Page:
Monday, November 23, 2020

Living with Holy Uncertainty

Unholy Certainty

There seems to be a great appetite among Americans for certainty these days. Perhaps this is because of the lack of control we all feel in these deeply uncertain times. We reach for certainty like a three-year-old  reaches for his pacifier. No doubt, certainty can be comforting. This is why we tend to stay with our trusted news channels. God forbid that any conflicting narrative disrupts our secure echo chambers of reality.  

 I have been horrified this year at people's absolute certainty around the pandemic. 

It is a hoax. It is a liberal conspiracy. It signals the end of life as we know it. It is so deadly that it is worth closing down everything for. Masks will stop it. Masks will do nothing to stop it. A vaccine will change everything. A vaccine is to be avoided at all costs. Anyone who doesn't adhere to the restrictions is selfish. Anyone who does adhere to the restrictions is foolish. 

One would think that the unpredictability of the year would have produced in us a more humble posture towards that which we cannot fully understand. Do we think we are God that we can grab this leviathan of a pandemic by the tail? But it seems the more illusive certainty becomes, the more we grasp at it.

This appetite for certainty extends far beyond the pandemic, of course. The presidential elections dripped with similar certitude. Political pundits, celebrity pastors and prophets all made such assured predictions about their preferred candidate. And so many of them seem to be wrong.  Or are they? I cannot say for sure. Does there seem to be some inconsistency in ballot counting? I think so. If there is legal proof that it did not make any significant difference to the outcome of the election, would those of us who are suspicious concede that it was a free and fair election. I think not. That would be a terrible admission of uncertainty.

There is a kind of political fundamentalism on both sides of the aisle that amounts to unholy certainty

Holy Uncertainty 

What we really need then is what the ancients called Holy Uncertainty.

John Mark Comer, in his recent book, 'We don't know what's going to Happen and that's Okay,' writes, "Holy uncertainty is the capacity to live with a very loose grip – or no grip at all – on our plans and, more important, on the outcomes of our plans, because our security is rooted in a relational connection to God, not in a false sense of control.   

I am no relativist. I believe in absolute truth. Still, I believe it is a virtue these days to admit, "I am not confident to predict the future. I am not absolutely sure about the pandemic. I am quite confounded by the election." You may say, "That lacks conviction. People only follow you if you sound absolutely convinced about the future." What then do we do with the words of Jesus about the mystery of His return, especially those of us who are so certain about our end times predictions? "But about that day or hour no one knows, not even the angels in heaven, nor the Son, but only the Father." (Matthew 24:36) No one knows. Not even the Son! Only the Father.  Holy Uncertainty.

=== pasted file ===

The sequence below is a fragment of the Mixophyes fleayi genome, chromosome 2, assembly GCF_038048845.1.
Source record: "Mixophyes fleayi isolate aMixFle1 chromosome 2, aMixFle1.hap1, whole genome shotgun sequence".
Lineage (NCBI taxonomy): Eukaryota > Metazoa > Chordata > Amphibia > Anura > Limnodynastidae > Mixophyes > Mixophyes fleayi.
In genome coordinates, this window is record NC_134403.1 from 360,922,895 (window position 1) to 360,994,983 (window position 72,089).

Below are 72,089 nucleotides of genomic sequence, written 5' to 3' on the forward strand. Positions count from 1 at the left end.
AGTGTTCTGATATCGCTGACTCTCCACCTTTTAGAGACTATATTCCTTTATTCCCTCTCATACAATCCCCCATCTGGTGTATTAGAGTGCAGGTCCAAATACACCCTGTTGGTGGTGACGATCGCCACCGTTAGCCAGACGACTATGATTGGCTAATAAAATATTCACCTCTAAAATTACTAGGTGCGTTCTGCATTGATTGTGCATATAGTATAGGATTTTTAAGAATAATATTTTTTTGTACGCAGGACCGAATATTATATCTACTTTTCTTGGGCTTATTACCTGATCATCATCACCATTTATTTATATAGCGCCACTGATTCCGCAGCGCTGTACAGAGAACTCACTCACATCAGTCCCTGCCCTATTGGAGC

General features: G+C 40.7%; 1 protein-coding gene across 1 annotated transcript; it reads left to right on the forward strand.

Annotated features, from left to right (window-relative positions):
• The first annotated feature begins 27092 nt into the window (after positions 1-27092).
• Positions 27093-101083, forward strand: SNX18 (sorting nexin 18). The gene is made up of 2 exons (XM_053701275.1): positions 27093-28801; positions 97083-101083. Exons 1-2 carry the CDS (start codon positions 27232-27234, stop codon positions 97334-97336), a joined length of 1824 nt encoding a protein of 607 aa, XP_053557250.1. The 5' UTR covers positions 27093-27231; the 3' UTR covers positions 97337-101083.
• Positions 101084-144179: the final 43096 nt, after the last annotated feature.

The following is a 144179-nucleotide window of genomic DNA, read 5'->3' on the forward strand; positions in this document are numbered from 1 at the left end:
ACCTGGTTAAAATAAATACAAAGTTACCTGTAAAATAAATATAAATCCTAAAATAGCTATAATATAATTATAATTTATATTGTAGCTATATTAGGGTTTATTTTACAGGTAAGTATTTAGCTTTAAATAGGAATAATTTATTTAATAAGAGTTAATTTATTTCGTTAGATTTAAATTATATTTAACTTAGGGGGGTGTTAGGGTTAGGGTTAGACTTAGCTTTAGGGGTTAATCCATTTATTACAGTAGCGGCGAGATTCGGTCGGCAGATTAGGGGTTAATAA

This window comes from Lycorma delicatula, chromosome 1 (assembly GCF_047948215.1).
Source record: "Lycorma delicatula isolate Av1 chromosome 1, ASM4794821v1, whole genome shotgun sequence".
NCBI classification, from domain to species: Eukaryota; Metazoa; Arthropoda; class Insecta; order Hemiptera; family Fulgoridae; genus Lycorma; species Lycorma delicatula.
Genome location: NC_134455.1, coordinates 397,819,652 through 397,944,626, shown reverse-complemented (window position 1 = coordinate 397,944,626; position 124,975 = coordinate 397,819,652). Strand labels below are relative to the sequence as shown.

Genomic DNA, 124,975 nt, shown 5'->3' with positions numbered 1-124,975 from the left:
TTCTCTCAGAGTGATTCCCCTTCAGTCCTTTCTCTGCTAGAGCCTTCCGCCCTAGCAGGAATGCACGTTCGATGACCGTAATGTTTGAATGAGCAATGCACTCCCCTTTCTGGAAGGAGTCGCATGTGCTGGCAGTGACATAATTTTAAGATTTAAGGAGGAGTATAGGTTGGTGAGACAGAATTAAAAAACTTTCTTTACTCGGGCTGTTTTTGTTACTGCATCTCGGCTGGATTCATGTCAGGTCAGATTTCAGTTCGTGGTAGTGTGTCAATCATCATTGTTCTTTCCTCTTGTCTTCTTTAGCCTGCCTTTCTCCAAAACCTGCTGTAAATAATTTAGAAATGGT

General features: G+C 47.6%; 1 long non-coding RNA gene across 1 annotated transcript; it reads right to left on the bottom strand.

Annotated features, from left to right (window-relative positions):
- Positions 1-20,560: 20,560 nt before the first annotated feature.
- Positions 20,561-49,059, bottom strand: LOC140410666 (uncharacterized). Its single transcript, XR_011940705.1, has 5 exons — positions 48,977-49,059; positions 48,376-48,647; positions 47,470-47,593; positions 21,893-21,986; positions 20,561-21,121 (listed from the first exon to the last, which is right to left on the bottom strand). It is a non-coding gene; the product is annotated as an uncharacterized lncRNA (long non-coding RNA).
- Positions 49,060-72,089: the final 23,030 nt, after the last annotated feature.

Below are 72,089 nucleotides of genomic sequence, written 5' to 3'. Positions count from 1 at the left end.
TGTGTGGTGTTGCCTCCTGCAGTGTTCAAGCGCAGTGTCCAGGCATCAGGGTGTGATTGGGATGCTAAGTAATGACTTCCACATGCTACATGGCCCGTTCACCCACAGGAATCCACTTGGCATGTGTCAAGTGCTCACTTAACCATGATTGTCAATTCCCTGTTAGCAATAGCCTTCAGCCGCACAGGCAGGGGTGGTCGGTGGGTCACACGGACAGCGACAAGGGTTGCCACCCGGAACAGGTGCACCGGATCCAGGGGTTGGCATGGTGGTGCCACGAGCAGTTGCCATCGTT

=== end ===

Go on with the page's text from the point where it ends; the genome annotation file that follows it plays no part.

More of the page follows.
The Boy who cried Wolf

My point is, that those who are anchored in certainty about Jesus and his gospel should be more free to admit uncertainty about disputable matters. In fact, there is a real danger that if we come across absolutely certain about everything, people will not believe us on things we should be certain about. It is like the story of the boy who cried wolf. Every night he warned the village that there was a wolf on the prowl when there was nothing. Then one night a wolf did come, but the village would not believe the boy, because he had been certain but wrong so many times before. We need to learn to pick our moments and topics of certainty if people are to pay attention. If only the Church in America were as certain about the gospel as they were about their preferred political candidate, we would have  revival.

Blood, Ink, Pencil

What we need then, is a hierarchy of certainty. Andrew Wilson, a friend and notable theologian, provides a helpful framework for us. He proposes that Biblical truth be given three categories of certainty; Blood, Ink and Pencil. 

 Blood beliefs are contained in our Creeds. They are foundational to our faith. The Trinity, the Virgin Birth, the Lordship of Christ, the Atonement, the Resurrection, the Inspiration of Scripture, the Great Commandment, The Great Commission. These are examples of Blood beliefs. We must be absolutely certain about these truths. They are what it means to be a Christ follower.

Ink beliefs are secondary truths that are still deeply held convictions. Believers who hold different convictions about these matters would generally not be part of the same church, but would still be part of the Body of Christ. They might include different understandings about what the Bible says regarding sexual ethics, creation, the end times, the gifts of the Spirit, baptismal practices, the role of men and women in church and marriage. If a believer becomes more certain about their end time theology than the Atonement, they have escalated an ink belief into a blood belief, which has the making of a sect.